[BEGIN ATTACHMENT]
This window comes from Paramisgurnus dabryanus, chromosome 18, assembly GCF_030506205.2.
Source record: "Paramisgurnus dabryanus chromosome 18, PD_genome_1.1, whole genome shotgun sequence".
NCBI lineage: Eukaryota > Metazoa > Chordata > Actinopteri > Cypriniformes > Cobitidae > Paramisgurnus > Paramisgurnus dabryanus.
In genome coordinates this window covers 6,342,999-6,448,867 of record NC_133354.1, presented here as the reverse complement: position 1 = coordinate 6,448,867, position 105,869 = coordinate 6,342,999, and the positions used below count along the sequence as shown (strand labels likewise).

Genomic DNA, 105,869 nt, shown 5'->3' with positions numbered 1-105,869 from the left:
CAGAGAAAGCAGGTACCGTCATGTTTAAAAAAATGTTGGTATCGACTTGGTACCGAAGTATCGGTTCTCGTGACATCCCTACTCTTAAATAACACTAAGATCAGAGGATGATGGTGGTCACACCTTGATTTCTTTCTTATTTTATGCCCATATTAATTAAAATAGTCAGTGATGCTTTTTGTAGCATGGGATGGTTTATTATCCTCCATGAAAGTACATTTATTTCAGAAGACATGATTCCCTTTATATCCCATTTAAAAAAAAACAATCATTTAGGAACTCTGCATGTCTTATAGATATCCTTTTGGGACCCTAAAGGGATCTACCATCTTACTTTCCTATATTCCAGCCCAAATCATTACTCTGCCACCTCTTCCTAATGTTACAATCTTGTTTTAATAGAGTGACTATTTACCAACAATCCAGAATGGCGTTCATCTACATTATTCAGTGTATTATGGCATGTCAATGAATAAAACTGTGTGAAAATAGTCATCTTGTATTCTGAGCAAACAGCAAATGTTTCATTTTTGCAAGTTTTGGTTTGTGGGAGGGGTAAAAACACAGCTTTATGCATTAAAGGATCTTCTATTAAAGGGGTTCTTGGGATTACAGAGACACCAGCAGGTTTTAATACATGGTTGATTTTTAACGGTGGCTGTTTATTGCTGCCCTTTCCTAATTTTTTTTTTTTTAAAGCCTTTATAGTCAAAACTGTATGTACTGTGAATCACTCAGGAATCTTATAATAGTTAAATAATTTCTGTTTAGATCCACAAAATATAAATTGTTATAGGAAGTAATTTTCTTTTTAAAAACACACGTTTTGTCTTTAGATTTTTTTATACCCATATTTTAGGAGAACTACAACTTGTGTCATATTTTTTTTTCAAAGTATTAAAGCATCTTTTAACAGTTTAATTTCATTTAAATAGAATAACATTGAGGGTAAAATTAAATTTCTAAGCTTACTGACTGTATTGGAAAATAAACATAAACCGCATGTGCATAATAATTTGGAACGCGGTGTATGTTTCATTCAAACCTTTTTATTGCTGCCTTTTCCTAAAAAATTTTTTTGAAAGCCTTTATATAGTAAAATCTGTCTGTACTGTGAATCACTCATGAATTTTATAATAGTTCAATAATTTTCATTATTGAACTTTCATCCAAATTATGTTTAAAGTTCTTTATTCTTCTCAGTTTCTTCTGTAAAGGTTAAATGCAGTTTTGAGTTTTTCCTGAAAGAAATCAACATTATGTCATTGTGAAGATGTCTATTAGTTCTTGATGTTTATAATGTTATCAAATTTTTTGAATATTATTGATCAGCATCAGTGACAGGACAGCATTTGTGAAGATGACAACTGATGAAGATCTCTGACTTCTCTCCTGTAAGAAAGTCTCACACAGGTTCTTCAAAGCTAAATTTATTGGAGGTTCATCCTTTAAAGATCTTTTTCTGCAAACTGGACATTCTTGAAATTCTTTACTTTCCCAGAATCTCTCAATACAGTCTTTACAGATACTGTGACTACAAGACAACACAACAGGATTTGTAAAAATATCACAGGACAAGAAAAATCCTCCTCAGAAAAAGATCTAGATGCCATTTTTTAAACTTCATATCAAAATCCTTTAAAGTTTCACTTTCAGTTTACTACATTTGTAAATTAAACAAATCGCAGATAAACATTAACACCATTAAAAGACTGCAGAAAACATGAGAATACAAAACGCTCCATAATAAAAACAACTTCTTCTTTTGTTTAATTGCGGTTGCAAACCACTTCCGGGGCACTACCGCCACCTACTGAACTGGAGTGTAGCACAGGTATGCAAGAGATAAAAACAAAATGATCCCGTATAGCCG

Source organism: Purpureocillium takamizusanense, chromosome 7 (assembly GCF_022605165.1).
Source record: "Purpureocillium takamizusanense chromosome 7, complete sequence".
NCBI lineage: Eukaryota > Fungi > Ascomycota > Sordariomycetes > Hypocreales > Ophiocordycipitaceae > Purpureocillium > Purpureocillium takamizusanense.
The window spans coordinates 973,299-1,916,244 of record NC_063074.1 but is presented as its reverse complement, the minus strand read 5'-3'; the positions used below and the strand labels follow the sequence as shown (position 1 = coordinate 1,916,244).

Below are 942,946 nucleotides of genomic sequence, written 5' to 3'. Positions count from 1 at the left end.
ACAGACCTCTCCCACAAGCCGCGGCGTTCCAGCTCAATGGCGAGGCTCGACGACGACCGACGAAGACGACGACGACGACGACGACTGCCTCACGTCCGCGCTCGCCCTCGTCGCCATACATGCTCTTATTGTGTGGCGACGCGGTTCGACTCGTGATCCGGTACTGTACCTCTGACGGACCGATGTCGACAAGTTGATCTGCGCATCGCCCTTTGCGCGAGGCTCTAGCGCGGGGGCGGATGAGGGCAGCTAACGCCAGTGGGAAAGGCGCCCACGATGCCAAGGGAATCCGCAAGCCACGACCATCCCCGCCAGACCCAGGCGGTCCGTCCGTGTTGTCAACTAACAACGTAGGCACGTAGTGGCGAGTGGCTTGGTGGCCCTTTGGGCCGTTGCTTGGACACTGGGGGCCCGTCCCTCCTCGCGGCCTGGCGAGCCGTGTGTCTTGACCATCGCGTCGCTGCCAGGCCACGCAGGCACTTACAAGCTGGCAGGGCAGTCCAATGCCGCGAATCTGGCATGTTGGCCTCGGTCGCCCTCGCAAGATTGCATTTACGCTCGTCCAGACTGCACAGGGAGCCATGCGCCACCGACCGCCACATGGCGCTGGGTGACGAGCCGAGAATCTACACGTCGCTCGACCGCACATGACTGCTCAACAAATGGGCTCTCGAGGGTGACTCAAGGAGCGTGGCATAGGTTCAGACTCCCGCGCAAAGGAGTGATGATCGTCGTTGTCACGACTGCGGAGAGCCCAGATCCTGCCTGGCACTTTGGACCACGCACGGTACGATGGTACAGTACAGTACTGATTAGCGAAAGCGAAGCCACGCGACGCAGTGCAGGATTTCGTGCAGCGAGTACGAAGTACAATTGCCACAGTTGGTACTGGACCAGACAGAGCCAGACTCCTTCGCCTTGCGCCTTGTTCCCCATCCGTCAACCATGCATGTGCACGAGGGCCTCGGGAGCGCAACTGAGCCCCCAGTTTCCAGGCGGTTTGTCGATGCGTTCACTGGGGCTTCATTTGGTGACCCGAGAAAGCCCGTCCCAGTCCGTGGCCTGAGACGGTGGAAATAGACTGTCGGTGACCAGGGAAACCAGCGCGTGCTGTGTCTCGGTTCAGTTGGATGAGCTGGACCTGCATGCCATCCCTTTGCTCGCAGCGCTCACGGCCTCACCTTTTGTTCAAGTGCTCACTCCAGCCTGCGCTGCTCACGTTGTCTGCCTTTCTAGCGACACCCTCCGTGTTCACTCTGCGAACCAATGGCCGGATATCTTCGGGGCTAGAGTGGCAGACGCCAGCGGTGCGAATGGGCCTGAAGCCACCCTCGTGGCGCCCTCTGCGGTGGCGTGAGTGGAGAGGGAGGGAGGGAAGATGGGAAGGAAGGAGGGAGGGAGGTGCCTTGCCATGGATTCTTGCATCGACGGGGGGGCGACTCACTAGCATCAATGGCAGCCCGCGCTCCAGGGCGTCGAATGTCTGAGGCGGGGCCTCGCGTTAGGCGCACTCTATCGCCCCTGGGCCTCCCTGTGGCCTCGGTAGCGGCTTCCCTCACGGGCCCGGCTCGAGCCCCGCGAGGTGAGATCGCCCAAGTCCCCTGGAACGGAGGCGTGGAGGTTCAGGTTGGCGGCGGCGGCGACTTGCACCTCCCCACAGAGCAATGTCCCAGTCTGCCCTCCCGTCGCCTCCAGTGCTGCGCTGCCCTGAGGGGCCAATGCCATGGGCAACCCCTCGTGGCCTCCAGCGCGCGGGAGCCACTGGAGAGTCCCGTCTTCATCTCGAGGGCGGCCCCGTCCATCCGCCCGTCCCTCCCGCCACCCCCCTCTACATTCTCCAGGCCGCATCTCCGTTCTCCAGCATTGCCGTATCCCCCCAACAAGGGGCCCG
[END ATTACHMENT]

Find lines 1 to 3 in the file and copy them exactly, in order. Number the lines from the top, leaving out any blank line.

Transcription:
This window comes from Paramisgurnus dabryanus, chromosome 18, assembly GCF_030506205.2.
Source record: "Paramisgurnus dabryanus chromosome 18, PD_genome_1.1, whole genome shotgun sequence".
NCBI lineage: Eukaryota > Metazoa > Chordata > Actinopteri > Cypriniformes > Cobitidae > Paramisgurnus > Paramisgurnus dabryanus.